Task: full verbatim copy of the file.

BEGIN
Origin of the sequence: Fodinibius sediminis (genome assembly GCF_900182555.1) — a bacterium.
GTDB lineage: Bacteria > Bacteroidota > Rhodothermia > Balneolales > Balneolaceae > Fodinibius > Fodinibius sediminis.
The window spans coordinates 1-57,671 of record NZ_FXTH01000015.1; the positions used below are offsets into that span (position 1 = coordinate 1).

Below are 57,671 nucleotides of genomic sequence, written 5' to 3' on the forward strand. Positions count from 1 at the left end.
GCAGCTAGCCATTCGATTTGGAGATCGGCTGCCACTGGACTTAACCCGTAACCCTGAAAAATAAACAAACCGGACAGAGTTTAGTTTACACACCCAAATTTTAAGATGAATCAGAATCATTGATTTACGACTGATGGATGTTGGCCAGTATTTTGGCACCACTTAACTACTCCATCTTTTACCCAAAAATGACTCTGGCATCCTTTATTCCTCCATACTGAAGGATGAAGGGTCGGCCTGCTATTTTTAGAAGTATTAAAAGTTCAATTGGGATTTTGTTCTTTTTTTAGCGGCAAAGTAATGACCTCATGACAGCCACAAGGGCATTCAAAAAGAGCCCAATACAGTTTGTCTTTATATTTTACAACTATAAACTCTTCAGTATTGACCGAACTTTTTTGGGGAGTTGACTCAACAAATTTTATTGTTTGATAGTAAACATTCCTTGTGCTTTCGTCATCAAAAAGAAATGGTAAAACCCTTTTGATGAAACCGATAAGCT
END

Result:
Origin of the sequence: Fodinibius sediminis (genome assembly GCF_900182555.1) — a bacterium.
GTDB lineage: Bacteria > Bacteroidota > Rhodothermia > Balneolales > Balneolaceae > Fodinibius > Fodinibius sediminis.
The window spans coordinates 1-57,671 of record NZ_FXTH01000015.1; the positions used below are offsets into that span (position 1 = coordinate 1).

Below are 57,671 nucleotides of genomic sequence, written 5' to 3' on the forward strand. Positions count from 1 at the left end.
GCAGCTAGCCATTCGATTTGGAGATCGGCTGCCACTGGACTTAACCCGTAACCCTGAAAAATAAACAAACCGGACAGAGTTTAGTTTACACACCCAAATTTTAAGATGAATCAGAATCATTGATTTACGACTGATGGATGTTGGCCAGTATTTTGGCACCACTTAACTACTCCATCTTTTACCCAAAAATGACTCTGGCATCCTTTATTCCTCCATACTGAAGGATGAAGGGTCGGCCTGCTATTTTTAGAAGTATTAAAAGTTCAATTGGGATTTTGTTCTTTTTTTAGCGGCAAAGTAATGACCTCATGACAGCCACAAGGGCATTCAAAAAGAGCCCAATACAGTTTGTCTTTATATTTTACAACTATAAACTCTTCAGTATTGACCGAACTTTTTTGGGGAGTTGACTCAACAAATTTTATTGTTTGATAGTAAACATTCCTTGTGCTTTCGTCATCAAAAAGAAATGGTAAAACCCTTTTGATGAAACCGATAAGCT